Evolution equations in physical chemistry

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Title: Evolution equations in physical chemistry
Author: Michoski, Craig E.
Abstract: We analyze a number of systems of evolution equations that arise in the study of physical chemistry . First we discuss the well -posedness of a system of mixing compressible barotropic multicomponent flows . We discuss the regularity of these variational solutions , their existence and uniqueness , and we analyze the emergence of a novel type of entropy that is derived for the system of equations . Next we present a numerical scheme , in the form of a discontinuous Galerkin (DG ) finite element method , to model this compressible barotropic multifluid . We find that the DG method provides stable and accurate solutions to our system , and that further , these solutions are energy consistent ; which is to say that they satisfy the classical entropy of the system in addition to an additional integral inequality . We discuss the initial -boundary problem and the existence of weak entropy at the boundaries . Next we extend these results to include more complicated transport properties (i .e . mass diffusion ) , where exotic acoustic and chemical inlets are explicitly shown . We continue by developing a mixed method discontinuous Galerkin finite element method to model quantum hydrodynamic fluids , which emerge in the study of chemical and molecular dynamics . These solutions are solved in the conservation form , or Eulerian frame , and show a notable scale invariance which makes them particularly attractive for high dimensional calculations . Finally we implement a wide class of chemical reactors using an adapted discontinuous Galerkin finite element scheme , where reaction terms are analytically integrated locally in time . We show that these solutions , both in stationary and in flow reactors , show remarkable stability , accuracy and consistency .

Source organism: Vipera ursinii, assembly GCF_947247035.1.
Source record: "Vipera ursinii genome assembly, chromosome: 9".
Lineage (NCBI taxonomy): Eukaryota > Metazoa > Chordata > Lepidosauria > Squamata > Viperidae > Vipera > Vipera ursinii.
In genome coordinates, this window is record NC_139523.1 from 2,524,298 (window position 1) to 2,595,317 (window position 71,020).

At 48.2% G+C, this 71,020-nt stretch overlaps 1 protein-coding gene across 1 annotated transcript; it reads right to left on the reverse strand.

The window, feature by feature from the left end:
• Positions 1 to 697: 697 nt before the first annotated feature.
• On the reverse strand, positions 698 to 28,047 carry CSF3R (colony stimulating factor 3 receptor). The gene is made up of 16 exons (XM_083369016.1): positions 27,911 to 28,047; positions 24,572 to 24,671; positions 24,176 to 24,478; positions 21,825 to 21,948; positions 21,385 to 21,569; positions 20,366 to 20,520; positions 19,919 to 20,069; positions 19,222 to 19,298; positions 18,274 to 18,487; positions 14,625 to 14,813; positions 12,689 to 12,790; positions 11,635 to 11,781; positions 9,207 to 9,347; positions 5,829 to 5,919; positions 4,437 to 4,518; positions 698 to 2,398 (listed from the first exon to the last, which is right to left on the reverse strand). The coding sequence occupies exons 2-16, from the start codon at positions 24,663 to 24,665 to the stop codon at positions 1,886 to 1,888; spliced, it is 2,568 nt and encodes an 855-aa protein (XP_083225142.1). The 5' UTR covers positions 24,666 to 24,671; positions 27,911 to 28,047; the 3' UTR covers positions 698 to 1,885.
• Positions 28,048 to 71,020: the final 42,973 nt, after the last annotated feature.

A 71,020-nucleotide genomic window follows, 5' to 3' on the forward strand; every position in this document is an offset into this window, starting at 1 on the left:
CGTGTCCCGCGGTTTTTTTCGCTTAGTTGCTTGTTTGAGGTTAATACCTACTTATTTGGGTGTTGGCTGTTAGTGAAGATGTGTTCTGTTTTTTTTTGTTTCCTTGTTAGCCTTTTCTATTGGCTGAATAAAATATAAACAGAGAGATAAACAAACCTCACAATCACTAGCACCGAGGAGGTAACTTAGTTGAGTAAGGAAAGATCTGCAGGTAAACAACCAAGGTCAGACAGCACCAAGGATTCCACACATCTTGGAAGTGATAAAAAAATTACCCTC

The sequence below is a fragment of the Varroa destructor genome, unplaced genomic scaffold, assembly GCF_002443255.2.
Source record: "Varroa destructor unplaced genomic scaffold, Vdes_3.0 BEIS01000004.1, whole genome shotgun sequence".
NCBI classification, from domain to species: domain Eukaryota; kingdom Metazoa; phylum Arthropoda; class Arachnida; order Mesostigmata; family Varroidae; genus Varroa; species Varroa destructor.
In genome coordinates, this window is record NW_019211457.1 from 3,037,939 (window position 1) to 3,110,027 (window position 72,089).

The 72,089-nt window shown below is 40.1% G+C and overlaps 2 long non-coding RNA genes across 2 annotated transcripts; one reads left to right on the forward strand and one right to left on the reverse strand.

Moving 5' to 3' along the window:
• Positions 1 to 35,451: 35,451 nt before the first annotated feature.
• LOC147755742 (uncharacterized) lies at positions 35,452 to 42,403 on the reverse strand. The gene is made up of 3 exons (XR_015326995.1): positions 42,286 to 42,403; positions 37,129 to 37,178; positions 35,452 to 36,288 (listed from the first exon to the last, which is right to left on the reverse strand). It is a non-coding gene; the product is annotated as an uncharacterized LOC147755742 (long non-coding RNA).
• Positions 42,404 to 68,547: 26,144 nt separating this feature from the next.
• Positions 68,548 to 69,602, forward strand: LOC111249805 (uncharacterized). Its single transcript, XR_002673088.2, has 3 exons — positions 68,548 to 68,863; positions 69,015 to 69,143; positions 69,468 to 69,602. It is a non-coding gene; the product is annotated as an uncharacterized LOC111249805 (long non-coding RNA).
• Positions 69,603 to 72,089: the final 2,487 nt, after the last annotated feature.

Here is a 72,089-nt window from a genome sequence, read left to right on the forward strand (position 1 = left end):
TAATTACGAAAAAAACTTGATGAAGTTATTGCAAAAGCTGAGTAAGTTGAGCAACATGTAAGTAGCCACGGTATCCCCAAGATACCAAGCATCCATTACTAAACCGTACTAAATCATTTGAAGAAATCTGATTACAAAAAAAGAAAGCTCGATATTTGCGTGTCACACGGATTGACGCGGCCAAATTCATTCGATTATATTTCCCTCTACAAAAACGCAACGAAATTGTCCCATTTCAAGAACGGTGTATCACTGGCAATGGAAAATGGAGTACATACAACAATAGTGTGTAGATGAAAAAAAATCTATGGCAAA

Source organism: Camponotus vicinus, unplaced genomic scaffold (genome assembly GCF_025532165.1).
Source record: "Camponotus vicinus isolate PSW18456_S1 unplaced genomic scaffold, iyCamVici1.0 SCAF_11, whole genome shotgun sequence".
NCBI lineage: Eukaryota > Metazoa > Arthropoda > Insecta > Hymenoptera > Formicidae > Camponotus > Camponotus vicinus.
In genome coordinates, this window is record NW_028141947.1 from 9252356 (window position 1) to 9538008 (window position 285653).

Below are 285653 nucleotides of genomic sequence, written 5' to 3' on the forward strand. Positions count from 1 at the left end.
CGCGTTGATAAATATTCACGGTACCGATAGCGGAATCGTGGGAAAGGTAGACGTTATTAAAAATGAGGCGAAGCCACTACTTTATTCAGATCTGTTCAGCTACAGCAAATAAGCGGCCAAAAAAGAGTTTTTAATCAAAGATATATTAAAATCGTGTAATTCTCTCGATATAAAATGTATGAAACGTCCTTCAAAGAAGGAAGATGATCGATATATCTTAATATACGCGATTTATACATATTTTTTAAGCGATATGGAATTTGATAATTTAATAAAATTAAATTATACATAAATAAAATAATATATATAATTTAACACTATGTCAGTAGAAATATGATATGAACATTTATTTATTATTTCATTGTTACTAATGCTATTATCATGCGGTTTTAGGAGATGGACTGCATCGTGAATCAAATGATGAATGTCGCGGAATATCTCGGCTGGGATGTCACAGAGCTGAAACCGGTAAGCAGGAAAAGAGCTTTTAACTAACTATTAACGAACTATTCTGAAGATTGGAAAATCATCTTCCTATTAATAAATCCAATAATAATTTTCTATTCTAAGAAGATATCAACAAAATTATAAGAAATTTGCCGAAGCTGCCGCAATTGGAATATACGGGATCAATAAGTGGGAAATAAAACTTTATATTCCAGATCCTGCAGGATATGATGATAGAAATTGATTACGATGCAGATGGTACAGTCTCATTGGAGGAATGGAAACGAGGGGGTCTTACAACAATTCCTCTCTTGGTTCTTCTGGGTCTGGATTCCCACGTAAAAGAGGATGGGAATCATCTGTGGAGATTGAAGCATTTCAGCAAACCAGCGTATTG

URI: http : / /hdl .handle .net /2152 /ETD -UT -2009 -05 -54
Date: 2010-08-05

Citation

Evolution equations in physical chemistry. Doctoral dissertation, The University of Texas at Austin. Available electronically from http : / /hdl .handle .net /2152 /ETD -UT -2009 -05 -54 .

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